Health beliefs and practices of 'regulars' at the rural bar
Jorgensen, Kathy Palm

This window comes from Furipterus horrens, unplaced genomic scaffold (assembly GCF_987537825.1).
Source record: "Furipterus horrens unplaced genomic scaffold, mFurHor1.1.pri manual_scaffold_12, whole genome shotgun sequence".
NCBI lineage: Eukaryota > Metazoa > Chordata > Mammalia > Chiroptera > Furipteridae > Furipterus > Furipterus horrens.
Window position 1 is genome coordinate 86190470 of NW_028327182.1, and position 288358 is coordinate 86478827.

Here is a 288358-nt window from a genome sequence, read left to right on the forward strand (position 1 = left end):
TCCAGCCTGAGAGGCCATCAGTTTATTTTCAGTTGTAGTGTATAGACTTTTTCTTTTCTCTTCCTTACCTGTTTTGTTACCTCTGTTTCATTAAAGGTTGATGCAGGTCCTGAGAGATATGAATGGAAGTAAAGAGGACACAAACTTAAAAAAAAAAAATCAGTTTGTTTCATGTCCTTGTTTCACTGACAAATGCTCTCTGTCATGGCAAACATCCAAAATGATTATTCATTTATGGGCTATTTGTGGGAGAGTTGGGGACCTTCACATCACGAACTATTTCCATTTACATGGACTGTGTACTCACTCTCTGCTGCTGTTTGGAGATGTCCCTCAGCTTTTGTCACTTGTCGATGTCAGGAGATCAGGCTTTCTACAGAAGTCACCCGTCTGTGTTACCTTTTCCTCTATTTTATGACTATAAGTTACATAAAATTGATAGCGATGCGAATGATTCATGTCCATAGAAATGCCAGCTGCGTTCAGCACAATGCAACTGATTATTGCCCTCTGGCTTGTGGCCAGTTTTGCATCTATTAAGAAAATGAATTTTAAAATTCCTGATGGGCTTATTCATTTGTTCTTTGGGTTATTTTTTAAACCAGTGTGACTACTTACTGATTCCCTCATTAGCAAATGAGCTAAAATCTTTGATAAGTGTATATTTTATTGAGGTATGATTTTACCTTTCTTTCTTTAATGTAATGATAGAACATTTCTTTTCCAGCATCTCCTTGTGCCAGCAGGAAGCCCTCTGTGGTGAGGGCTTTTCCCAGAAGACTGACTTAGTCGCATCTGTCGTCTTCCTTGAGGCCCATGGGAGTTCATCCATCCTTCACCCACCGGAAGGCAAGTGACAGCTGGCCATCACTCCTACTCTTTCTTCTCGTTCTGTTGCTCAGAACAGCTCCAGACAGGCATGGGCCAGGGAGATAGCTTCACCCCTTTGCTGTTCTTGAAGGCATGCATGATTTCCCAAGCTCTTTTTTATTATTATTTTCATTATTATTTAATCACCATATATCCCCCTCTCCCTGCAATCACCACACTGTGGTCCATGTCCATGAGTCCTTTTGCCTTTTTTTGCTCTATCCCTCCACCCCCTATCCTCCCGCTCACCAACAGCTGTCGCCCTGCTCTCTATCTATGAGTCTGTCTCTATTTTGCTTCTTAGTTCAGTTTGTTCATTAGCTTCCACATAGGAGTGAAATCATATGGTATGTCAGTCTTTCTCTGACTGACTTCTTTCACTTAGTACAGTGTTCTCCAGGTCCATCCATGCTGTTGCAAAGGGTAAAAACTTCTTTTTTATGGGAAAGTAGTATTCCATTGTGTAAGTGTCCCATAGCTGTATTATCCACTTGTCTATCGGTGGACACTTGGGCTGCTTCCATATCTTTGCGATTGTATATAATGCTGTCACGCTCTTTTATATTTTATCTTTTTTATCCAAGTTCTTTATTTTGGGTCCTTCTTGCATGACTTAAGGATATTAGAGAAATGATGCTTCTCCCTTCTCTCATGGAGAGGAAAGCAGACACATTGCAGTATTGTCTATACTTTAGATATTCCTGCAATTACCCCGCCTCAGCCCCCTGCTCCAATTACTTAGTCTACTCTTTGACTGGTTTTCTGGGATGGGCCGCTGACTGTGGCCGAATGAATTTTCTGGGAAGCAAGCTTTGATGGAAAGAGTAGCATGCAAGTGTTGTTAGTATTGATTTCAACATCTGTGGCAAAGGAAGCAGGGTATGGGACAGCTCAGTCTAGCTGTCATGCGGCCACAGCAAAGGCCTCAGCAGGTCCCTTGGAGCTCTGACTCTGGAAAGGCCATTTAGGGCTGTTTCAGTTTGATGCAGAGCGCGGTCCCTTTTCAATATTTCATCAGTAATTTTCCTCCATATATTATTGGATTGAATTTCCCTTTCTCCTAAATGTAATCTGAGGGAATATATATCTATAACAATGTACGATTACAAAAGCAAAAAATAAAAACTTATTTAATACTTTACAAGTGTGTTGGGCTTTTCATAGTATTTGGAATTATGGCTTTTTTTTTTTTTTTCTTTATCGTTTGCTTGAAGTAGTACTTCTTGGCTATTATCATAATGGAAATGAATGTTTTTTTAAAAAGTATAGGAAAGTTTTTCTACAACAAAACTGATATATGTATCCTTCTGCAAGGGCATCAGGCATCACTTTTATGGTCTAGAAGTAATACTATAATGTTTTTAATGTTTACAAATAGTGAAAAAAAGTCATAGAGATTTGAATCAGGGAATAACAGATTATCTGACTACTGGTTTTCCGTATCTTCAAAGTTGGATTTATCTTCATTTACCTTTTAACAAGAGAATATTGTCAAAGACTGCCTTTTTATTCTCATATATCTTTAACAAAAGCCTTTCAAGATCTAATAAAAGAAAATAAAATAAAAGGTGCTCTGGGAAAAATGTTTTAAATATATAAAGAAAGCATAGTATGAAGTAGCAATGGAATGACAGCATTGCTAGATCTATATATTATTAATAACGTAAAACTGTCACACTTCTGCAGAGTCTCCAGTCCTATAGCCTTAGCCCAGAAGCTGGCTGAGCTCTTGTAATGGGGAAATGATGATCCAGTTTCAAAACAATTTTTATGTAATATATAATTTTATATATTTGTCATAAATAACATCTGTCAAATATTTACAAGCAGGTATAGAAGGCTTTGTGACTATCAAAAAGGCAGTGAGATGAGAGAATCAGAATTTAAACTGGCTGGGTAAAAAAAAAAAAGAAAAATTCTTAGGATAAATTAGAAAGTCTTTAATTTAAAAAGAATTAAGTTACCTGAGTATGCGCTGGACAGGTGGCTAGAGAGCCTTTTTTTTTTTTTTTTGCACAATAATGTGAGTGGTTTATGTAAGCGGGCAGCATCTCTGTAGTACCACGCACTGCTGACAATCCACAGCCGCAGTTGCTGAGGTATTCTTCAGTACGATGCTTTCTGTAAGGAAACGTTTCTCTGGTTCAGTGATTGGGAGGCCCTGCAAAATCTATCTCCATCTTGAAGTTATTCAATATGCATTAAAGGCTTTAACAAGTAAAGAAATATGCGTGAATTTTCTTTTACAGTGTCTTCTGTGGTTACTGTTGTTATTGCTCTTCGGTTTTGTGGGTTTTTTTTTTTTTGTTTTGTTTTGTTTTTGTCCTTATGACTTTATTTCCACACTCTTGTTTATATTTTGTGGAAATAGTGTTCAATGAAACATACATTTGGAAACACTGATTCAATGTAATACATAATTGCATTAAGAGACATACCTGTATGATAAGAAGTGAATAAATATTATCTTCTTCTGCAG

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Montana has one of the highest per capita rates of alcohol consumption. While alcohol use in rural areas has not been documented to be higher than in urban areas, rural residents have been recognized as having unique perspectives on health. This study was designed to explore the health beliefs and practices of rural men who regularly frequent the local bar. Understanding the perspective of this group may add to the body of knowledge used by Advanced Practice Nurses to work effectively with these men. Interviews with ten men from four rural communities with no local health care facility were undertaken to explore the health beliefs and practices of this group. Bandura's Cognitive Social Theory was chosen as the theoretical framework to address how these men perceived health, health care, and health care providers as well as their own ability to control their wellness. The participants identified lack of pain and ability to function in daily tasks as being healthy. Most of the participants (90%) believed they had a great deal of control over their own well-being with physical activity being the most common self care activity. They avoided health care until unable to manage the illness or injury themselves then would choose a provider based on word of mouth, convenience, cost, and "knowing" the provider. Participants demonstrated an ability to change lifestyle patterns if they perceived the change to be important. Participants would avoid or not return to a provider who was rude, judgmental, or did not provide adequate pain control. Most named the bar as a place for socialization. Subjects were aware of the risks of smoking and excess alcohol but did not plan to change these activities in the absence of symptoms of disease. This study suggests that providers would be well served to a) assess the health care priorities of the 'regular' and tailor care to those perceived risks, b) make an effort to 'know' the patient by assessing social situation and lifestyle, c) portray an open, friendly, non-judgmental demeanor, and d) provide specific, clear information about personal risks/symptoms of disease with individualized suggestions about self-help measures.